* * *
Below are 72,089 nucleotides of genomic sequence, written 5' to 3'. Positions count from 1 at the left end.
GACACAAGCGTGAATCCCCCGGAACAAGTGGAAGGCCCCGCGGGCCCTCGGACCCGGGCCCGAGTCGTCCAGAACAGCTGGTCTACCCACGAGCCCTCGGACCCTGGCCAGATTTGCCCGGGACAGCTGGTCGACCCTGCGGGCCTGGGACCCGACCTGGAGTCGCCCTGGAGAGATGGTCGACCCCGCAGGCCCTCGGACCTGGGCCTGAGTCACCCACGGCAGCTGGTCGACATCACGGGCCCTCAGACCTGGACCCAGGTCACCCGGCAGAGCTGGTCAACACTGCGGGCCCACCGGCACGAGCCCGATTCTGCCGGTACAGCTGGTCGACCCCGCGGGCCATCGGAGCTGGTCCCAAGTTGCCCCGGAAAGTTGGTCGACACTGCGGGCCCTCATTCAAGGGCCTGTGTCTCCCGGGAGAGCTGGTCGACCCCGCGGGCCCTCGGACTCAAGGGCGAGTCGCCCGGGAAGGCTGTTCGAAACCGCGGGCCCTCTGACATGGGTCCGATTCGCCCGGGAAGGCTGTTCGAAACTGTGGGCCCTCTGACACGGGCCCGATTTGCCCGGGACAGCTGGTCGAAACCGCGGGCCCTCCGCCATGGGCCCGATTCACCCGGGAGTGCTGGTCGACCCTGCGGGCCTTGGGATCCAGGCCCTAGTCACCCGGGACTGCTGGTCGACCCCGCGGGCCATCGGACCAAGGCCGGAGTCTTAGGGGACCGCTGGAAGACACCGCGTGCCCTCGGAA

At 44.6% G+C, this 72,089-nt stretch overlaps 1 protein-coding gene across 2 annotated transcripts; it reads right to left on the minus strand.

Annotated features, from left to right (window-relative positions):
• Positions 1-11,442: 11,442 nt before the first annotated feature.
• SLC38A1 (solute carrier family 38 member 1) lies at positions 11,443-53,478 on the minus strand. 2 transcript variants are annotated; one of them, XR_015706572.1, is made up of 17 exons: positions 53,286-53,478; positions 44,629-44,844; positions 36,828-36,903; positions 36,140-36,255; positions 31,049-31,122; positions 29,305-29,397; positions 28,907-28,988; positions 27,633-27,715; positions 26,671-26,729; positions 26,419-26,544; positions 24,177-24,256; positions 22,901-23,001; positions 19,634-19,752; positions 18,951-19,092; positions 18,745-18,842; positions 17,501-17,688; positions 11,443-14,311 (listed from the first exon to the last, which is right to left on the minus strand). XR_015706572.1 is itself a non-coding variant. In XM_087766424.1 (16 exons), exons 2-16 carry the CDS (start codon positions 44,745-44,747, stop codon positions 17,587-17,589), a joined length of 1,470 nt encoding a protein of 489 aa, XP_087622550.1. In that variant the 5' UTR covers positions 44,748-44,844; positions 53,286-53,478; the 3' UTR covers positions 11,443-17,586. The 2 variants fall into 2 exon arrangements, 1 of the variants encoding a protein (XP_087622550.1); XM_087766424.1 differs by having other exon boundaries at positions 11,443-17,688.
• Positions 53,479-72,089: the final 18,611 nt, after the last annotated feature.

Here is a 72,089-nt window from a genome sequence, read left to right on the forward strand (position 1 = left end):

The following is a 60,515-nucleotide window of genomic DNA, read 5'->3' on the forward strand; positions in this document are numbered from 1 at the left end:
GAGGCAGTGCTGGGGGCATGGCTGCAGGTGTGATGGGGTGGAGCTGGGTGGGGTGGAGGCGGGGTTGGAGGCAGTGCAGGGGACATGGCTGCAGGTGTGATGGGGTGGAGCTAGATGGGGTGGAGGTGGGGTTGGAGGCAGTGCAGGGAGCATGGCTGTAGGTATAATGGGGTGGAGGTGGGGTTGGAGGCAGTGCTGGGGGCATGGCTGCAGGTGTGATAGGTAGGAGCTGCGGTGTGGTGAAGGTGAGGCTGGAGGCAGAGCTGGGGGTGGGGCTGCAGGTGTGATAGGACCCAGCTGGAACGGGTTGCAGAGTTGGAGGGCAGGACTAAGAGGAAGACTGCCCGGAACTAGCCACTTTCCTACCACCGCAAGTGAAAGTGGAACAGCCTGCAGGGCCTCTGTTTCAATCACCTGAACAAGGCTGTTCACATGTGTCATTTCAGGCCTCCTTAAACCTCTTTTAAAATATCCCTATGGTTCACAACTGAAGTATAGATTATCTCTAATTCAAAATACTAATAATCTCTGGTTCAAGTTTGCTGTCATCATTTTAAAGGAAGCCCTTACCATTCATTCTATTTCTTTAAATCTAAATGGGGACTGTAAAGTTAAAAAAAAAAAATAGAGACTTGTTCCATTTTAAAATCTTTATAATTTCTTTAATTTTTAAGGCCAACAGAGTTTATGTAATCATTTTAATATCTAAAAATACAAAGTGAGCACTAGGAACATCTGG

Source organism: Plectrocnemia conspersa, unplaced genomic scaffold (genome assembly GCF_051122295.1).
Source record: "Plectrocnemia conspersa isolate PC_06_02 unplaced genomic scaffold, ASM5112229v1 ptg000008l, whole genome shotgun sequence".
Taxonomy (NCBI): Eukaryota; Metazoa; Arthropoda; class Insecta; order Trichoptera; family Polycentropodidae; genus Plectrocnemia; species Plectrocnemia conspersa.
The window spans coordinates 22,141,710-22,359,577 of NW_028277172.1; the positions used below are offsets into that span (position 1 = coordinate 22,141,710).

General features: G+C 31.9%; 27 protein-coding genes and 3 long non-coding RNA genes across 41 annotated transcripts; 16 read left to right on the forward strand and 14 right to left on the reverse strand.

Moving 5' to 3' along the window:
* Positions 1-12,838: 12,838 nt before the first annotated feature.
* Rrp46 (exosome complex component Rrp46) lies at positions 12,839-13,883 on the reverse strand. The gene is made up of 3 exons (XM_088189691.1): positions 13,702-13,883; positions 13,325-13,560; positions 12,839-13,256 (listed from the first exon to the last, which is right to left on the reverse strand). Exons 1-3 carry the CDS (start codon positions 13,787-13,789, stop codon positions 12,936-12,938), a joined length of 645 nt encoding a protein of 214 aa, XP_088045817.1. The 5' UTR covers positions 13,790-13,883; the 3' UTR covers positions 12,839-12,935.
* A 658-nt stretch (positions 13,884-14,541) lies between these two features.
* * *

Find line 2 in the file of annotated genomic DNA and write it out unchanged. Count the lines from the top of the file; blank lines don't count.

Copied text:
GACACAAGCGTGAATCCCCCGGAACAAGTGGAAGGCCCCGCGGGCCCTCGGACCCGGGCCCGAGTCGTCCAGAACAGCTGGTCTACCCACGAGCCCTCGGACCCTGGCCAGATTTGCCCGGGACAGCTGGTCGACCCTGCGGGCCTGGGACCCGACCTGGAGTCGCCCTGGAGAGATGGTCGACCCCGCAGGCCCTCGGACCTGGGCCTGAGTCACCCACGGCAGCTGGTCGACATCACGGGCCCTCAGACCTGGACCCAGGTCACCCGGCAGAGCTGGTCAACACTGCGGGCCCACCGGCACGAGCCCGATTCTGCCGGTACAGCTGGTCGACCCCGCGGGCCATCGGAGCTGGTCCCAAGTTGCCCCGGAAAGTTGGTCGACACTGCGGGCCCTCATTCAAGGGCCTGTGTCTCCCGGGAGAGCTGGTCGACCCCGCGGGCCCTCGGACTCAAGGGCGAGTCGCCCGGGAAGGCTGTTCGAAACCGCGGGCCCTCTGACATGGGTCCGATTCGCCCGGGAAGGCTGTTCGAAACTGTGGGCCCTCTGACACGGGCCCGATTTGCCCGGGACAGCTGGTCGAAACCGCGGGCCCTCCGCCATGGGCCCGATTCACCCGGGAGTGCTGGTCGACCCTGCGGGCCTTGGGATCCAGGCCCTAGTCACCCGGGACTGCTGGTCGACCCCGCGGGCCATCGGACCAAGGCCGGAGTCTTAGGGGACCGCTGGAAGACACCGCGTGCCCTCGGAA